EPA Adds 16 Carcinogens to Toxics Release Inventory; First Reports Due in 2012

The Environmental Protection Agency is adding 16 chemicals classified as carcinogens by the National Toxicology Program to the list of chemicals that must be reported to the Toxics Release Inventory, according to a final rule published in the Federal Register Nov. 26 (75 Fed. Reg. 72,727).

The 16 chemicals added to the TRI list are identical to those listed in the proposed rule published in April: 1-amino-2,4-dibromoanthraquinone; 2,2-bis(bromomethyl)-1,3-propanediol; furan; glycidol; isoprene; methyleugenol; 1,6-dinitropyrene; 1,8-dinitropyrene; 6-nitrochrysene; 4-nitropyrene; o-nitroanisole; nitromethane; phenolphthalein; tetrafluoroethylene, tetranitromethane; and vinyl fluoride (34 CRR 349, 4/12/10).

The final rule takes effect Nov. 30 and will apply to the 2011 reporting year. The first reports will be due July 1, 2012, EPA said.

The addition of the 16 chemicals marks the first time the inventory has been expanded since 1999.

The chemicals were classified as carcinogens in the NTP's 11th Report on Carcinogens, issued Jan. 31, 2005.

Adding the chemicals to the Toxics Release Inventory makes them subject to the Emergency Planning and Community Right-to-Know Act of 1986 and the Pollution Prevention Act of 1990. A release of a listed chemical above a stated threshold requires a report to the inventory.

The White House Office of Management and Budget completed its review of the rule on Nov. 12 34 CRR 1121, 11/22/10).

EPA estimates the rule will affect 109 entities at a total cost of approximately $859,000 in the first year as facilities have to become familiar with the new reporting requirement. In subsequent years, EPA said the cost for collecting the information on Form R should fall to about $289,000 annually.

Comment Questions Scientific Basis

According to EPA, nine comments were submitted on he proposed rule. Seven comments expressed support for the rule and two questioned the scientific basis for adding the chemicals to the inventory.

A comment from manufacturer Chemical Products Corp. cited flaws in a National Toxicology Program technical report about an unrelated chemical as evidence that the process by which NTP classifies chemicals as carcinogenic is flawed and should not be used as the basis for the EPA listings. Instead, they asked that the EPA rely on listings from the International Agency for Research on Cancer.

“They, we believe, are much more careful concerning sound science” than the National Toxicology Program, Jerry Cook, the company's technical director, told BNA Nov. 24. Only two of the 16 chemicals that will be added to the inventory are listed by the IARC as “probably carcinogenic to humans,” the second highest classification, he said. At least 11 of the other chemicals are listed by the IARC as “possibly carcinogenic to humans.”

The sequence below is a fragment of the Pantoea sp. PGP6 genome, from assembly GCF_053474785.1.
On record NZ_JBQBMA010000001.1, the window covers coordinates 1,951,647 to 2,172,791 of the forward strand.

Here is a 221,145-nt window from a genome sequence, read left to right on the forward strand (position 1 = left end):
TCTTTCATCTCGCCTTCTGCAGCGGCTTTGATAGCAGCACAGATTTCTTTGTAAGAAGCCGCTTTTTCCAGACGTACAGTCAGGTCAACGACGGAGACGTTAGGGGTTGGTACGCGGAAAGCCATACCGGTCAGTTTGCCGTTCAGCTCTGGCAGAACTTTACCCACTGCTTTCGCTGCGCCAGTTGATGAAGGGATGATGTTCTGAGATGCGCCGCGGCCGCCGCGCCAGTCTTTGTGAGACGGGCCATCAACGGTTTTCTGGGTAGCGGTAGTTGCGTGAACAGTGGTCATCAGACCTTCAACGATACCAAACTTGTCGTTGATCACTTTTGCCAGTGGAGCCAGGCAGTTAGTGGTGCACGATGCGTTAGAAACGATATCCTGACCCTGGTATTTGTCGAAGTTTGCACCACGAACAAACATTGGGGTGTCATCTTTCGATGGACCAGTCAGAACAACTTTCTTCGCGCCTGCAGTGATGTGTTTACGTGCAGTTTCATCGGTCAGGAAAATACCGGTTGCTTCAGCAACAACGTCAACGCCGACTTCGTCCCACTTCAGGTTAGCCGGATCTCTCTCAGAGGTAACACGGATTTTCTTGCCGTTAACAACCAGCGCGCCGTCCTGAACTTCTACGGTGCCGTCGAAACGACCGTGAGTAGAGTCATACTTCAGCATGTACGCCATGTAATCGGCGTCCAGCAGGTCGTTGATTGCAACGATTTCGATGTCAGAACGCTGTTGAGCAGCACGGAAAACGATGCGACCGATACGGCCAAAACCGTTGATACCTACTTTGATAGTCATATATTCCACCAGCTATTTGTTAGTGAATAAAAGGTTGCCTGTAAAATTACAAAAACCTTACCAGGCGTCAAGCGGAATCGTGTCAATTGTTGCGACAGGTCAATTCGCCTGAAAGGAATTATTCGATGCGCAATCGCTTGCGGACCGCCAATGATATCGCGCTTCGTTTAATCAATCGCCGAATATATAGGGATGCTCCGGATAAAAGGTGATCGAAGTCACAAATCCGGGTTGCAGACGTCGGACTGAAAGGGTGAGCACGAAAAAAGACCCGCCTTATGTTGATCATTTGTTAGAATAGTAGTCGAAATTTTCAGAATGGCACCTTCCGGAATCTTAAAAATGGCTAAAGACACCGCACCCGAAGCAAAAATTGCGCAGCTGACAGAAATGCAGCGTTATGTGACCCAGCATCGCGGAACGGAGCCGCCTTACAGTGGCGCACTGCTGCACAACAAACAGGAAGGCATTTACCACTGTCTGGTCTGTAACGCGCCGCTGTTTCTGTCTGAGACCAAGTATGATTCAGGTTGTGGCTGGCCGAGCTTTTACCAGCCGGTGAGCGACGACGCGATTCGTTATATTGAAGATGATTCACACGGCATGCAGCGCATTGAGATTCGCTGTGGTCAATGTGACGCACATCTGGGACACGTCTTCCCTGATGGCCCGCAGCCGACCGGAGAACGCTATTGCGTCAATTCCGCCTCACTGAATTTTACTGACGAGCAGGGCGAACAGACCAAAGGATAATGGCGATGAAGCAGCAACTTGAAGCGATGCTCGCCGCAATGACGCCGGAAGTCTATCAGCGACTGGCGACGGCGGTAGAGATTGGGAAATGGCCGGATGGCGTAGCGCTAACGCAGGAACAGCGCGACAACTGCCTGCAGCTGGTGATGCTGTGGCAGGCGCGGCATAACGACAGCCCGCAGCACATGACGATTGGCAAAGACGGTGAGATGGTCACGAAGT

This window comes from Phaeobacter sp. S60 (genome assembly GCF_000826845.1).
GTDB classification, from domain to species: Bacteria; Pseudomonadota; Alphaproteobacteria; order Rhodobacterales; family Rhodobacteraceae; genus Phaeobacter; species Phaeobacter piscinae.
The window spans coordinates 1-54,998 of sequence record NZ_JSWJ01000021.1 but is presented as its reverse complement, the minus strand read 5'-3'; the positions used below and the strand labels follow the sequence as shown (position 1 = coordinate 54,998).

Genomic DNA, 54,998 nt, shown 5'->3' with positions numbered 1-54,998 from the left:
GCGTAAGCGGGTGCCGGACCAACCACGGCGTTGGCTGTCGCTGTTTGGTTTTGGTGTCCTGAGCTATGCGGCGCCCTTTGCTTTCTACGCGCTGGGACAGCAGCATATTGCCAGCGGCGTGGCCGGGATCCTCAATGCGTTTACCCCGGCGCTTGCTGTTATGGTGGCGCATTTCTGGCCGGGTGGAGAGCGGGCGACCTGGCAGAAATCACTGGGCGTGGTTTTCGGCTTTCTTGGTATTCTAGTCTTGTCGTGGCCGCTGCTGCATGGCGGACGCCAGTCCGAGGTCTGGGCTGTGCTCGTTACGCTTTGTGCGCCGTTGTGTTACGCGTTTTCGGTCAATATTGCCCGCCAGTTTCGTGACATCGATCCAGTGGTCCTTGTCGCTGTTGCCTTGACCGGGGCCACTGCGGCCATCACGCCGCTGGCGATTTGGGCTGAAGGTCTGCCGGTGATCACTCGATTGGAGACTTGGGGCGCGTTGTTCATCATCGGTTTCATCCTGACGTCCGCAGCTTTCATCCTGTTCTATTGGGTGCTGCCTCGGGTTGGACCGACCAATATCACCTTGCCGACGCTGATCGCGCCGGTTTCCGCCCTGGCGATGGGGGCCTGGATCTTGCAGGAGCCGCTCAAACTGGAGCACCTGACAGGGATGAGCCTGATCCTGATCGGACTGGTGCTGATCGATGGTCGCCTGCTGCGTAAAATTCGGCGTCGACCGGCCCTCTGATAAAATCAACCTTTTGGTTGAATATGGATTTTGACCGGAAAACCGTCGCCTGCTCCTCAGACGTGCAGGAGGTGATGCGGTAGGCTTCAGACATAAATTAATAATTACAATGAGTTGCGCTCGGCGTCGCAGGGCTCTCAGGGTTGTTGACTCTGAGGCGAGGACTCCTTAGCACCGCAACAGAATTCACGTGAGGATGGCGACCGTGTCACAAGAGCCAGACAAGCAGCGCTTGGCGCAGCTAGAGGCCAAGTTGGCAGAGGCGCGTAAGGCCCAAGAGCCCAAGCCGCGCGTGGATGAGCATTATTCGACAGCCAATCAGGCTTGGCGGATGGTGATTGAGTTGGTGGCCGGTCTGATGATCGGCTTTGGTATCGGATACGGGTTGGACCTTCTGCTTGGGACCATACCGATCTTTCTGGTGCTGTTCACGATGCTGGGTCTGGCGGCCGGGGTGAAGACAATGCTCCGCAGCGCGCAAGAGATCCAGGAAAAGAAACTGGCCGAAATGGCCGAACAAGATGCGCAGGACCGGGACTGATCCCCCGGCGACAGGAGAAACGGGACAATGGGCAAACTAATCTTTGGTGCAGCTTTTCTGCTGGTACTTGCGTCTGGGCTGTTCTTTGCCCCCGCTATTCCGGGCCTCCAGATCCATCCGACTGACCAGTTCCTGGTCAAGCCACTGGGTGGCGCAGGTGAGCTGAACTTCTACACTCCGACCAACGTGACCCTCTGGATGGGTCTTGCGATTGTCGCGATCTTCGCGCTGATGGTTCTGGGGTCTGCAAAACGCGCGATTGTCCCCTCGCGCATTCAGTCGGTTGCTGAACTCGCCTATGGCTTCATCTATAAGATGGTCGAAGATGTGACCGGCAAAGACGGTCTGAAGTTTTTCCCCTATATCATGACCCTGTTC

Cook said the rule will have no direct effect on Chemical Products Corp., but he said he thinks relying on the National Toxicology Program will lead to unnecessary reporting requirements.

EPA Says Concerns Unfounded

EPA in the preamble to the final rule said concerns expressed over the science used to select the chemicals were unfounded.

“EPA does not believe that issues raised about one NTP technical report means that the scientific validity of all NTP technical reports should be in question,” EPA said. “The Agency finds no specific basis to question any of the NTP documents used to support the listing of the 16 chemicals included in this rule based on these comments.”

The preamble also said EPA did not list the chemicals based solely on the NTP report. The TRI already includes other chemicals that have the IARC designation of “possibly carcinogenic,” it said, and even if a chemical had the higher classification of “probably carcinogenic,” EPA would independently review the available data before making a listing decision.

Richard Denison, a senior scientist at the Environmental Defense Fund, said the objections raised based on the International Agency for Research on Cancer designations constituted “grasping at straws.”

“The processes under which chemicals get listed under these two programs is a lengthy process, and they don't follow in lock step. So it's disingenuous to say that if it's not listed on both lists, there's doubt” about the toxicity of the chemical, he said.

He said the move showed that the EPA was effectively using the Toxics Release Inventory.

“The TRI listing is one of the few ways we have of getting better information about how much of those chemicals are released into the environment and exposing people and the environment,” Denison said. “I think this is just another indication that EPA's willingness to use its current authorities to actually drive more information about toxic chemicals into the public domain.”

By Leora Falk